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The Limits of State Sovereignty and R2P: Gareth Evans in Colombo, Mid-2007

Gareth Evans: “The Limits of Sovereignty: The Responsibility to Protect in the 21st Century,”  being the Neelan Memorial Lecture of 2007 …. see vital NOTE at the end clarifying the context and inviting responses.

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Today more than ever, on this eighth anniversary of his assassination, Sri Lankans and those in the wider international community need to remember and be re-inspired by Neelan Tiruchelvam’s life and achievements. While we can no longer benefit directly from his remarkable intelligence and learning, his boundless energy, his political commitment, and his optimism, we do still have his spirit living among us in the ideas and institutions he gave us, and in the example he set for us of an engaged intellectual and a principled politician.

ge-mani

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DAI as Point-Agency for USA’s Tentacles?

Lasanda Kurukulasuriya, in Daily Mirror,  18 January 2017, where the title is”The US and AID: Sri Lanka’s dangerous liaison,”

Responding to my column of January 7,  2017 titled ‘US role in Sri Lanka’s institutional reform process – Assistance or Espionage?’ the Secretary General of Parliament wrote a Letter to the Editor regarding the agreement signed by Speaker Karu Jayasuriya in Washington  DC in September. It said: “The said agreement does not relate to the SDGAP launched by USAID with DAI as its implementing partner” = Daily Mirror January 11, 2017, A12).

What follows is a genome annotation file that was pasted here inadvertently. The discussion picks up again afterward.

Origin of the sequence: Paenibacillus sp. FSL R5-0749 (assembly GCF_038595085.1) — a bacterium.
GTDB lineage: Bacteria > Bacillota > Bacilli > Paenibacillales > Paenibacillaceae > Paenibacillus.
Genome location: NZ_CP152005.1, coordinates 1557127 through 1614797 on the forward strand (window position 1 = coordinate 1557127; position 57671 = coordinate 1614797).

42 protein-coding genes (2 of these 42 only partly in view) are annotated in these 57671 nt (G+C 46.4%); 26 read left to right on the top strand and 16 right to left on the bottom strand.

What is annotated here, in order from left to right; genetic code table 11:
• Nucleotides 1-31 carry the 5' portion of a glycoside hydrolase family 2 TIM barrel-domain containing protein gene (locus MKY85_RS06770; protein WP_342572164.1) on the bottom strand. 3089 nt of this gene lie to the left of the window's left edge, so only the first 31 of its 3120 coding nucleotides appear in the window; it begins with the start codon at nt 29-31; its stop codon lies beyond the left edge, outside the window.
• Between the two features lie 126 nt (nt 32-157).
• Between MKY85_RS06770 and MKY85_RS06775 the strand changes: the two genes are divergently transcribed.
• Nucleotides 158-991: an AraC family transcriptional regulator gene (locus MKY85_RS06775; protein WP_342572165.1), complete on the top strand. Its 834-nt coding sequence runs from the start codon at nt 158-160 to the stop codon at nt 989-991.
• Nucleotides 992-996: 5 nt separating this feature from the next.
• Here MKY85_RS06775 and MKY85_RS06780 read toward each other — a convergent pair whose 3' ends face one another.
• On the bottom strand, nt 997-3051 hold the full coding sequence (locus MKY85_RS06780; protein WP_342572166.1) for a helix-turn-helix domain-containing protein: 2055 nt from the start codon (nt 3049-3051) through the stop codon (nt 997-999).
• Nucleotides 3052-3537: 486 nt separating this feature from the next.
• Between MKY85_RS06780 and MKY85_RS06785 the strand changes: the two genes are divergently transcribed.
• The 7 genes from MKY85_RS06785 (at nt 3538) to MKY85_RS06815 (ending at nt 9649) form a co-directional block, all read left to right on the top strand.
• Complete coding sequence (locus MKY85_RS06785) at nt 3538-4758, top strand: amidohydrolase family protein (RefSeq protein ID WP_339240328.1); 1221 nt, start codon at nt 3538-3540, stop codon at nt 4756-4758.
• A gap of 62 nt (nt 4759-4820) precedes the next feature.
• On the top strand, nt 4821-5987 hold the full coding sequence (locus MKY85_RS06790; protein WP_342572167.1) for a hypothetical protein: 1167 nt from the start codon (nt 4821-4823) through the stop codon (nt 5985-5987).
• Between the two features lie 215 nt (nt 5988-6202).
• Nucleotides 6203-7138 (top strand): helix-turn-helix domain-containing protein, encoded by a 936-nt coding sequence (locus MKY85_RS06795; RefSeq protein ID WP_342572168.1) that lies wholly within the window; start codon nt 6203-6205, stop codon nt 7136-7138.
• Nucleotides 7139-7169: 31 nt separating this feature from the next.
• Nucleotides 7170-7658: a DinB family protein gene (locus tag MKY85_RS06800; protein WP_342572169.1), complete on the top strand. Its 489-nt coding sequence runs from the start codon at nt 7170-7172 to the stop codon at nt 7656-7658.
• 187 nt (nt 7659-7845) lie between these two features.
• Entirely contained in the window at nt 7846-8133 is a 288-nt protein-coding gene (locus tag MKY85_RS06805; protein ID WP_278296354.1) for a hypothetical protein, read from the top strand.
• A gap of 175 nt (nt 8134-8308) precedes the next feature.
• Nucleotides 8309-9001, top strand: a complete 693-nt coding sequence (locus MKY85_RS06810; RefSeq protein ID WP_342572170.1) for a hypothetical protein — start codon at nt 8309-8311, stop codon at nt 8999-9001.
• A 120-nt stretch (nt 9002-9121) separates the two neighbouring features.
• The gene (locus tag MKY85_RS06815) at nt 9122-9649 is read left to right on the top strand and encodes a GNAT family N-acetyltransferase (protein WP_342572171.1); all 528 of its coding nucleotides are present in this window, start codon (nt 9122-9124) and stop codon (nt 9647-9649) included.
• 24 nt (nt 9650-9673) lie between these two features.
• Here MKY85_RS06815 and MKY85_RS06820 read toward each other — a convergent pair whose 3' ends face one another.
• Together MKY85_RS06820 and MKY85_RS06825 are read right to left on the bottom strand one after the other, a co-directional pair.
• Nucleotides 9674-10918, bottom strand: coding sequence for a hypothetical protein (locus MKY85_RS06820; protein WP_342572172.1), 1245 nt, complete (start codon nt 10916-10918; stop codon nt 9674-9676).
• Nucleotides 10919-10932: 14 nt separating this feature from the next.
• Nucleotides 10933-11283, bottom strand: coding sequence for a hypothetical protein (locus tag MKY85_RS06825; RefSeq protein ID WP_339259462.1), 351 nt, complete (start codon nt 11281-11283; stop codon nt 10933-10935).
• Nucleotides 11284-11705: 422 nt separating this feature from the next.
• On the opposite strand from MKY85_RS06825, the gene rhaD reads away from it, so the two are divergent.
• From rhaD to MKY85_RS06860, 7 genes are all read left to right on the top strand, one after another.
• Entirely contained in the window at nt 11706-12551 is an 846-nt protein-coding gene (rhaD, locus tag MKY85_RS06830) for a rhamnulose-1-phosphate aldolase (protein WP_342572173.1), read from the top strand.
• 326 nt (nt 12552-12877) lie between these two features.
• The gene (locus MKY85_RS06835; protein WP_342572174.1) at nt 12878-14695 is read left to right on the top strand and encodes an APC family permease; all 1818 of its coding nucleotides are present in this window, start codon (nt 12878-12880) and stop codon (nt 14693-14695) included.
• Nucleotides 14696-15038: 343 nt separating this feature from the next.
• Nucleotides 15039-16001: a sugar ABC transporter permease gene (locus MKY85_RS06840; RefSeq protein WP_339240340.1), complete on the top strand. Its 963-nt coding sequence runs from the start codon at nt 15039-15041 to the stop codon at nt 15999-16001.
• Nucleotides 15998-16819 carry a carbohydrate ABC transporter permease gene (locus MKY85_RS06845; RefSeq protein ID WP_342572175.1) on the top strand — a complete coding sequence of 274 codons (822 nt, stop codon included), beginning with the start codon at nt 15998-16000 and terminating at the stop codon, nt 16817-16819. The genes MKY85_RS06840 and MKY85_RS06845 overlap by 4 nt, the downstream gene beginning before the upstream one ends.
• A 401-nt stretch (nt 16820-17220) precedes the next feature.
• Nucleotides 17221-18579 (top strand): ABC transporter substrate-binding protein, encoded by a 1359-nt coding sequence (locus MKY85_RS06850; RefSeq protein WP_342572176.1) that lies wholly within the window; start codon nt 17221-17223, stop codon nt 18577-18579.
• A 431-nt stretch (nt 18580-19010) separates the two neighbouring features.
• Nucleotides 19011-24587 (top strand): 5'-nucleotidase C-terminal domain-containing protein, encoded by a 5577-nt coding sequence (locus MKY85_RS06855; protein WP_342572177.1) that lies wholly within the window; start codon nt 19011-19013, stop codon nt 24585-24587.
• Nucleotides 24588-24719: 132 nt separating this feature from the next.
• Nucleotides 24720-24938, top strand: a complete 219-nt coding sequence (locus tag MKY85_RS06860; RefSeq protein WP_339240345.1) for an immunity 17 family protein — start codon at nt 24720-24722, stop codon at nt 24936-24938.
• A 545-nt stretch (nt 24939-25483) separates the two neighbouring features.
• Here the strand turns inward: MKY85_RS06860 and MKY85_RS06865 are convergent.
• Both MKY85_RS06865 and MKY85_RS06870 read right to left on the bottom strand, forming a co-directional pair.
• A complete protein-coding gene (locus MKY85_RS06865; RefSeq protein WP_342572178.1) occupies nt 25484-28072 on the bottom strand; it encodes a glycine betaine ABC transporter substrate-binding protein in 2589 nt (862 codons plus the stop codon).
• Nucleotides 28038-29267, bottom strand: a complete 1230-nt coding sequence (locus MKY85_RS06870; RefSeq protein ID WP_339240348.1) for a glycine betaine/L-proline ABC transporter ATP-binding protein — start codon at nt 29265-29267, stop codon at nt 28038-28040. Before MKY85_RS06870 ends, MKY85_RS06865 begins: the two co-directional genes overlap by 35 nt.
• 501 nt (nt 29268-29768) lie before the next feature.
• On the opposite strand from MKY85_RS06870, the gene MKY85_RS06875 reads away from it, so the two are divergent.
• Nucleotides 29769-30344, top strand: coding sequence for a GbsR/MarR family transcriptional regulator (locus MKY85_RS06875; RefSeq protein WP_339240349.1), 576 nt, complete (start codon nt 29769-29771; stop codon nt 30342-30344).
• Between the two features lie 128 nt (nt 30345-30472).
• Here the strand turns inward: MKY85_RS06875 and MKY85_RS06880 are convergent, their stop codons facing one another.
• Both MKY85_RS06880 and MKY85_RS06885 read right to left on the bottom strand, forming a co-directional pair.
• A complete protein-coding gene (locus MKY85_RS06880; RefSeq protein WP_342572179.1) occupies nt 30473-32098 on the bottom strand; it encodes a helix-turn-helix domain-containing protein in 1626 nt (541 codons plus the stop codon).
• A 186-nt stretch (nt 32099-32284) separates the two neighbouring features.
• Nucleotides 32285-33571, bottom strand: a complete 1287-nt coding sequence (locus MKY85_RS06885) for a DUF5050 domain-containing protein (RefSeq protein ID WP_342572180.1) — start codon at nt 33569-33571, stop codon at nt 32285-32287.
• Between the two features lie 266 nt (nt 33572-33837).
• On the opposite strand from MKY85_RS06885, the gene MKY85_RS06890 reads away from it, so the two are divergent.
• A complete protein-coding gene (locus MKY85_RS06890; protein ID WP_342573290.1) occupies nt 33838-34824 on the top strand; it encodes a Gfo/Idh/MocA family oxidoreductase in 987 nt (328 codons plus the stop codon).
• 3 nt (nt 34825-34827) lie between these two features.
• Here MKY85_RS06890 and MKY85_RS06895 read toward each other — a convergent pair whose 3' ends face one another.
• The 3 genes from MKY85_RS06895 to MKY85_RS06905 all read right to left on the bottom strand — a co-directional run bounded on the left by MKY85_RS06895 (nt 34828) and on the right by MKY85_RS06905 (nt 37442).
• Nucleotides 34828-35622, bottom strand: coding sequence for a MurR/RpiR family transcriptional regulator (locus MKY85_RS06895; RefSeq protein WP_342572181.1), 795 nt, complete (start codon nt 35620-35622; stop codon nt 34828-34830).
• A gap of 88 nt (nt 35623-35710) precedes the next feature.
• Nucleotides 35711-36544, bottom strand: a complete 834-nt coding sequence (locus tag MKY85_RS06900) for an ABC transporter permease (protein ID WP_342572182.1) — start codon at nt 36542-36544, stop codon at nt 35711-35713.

While the Parliament Secretary General’s letter clarifies that the House Democracy Partnership Agreement signed by Speaker Jayasuriya in Washington, and USAID’s SDGAP (Strengthening Democratic Governance and Accountability Project) are not one and the same, it also acknowledges that the SDGAP is in fact implemented by DAI. The Parliament Secretary General does not address the bone of contention here, which is that USAID’s contractor DAI (Development Alternatives Inc.) is a private US company alleged to be a CIA front. It is on record that Speaker Jayasuriya chaired the launch of the SDGAP in November.

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Ignorant Oversimplifications in the Theresa May-Obama Characterization of ISIS

Damian Whitworth, in The Times and The Australian, 17 January 2017, with the title in the latter being “The Man who knows Islamic State’s Mindset” … with highlighing being additions by the Editor, Thuppahi

British Prime Minister Theresa May once exposed what she believed to be the basic flaws at the murderous heart of Islamic State. “I will tell you the truth,” she told the Conservative Party conference in 2014, the year that the militant group gained worldwide notoriety. “They are not Islamic and they are not a state.”

aaisia-11-times Pic from Times

Her words echoed sentiments expressed by US President Barack Obama. Today, with Islamic State under pressure from Western-backed forces in Mosul, the debate about whether it has actually succeeded in establishing a caliphate continues. However, on the question of Islamic State’s ­Islamic credentials, May is plain wrong. Continue reading

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Today’s Backlash against Globalism: Trump and Le Pen

Greg IP, in The Australian, 12 January 2017, and The Wall Streeet Journal, where the title is Trump, Brexit, Le Pen: West’s anti-globalism backlash”

Late on a Sunday evening a little more than a year ago, Marine Le Pen took the stage in a depressed working-class town in northern France. She had just lost an election for the region’s top office but the leader of France’s anti-immigrant, anti-euro National Front did not deliver a concession speech. Instead, Le Pen proclaimed a new ideological struggle. “Now, the dividing line is not between Left and Right but globalists and patriots,” she declared, with a gigantic French flag draped behind her. Globalists, she charged, wanted France to be subsumed in a vast, world-encircling “magma”. She and other patriots, by contrast, were determined to retain the nation-state as the “protective space” for French citizens.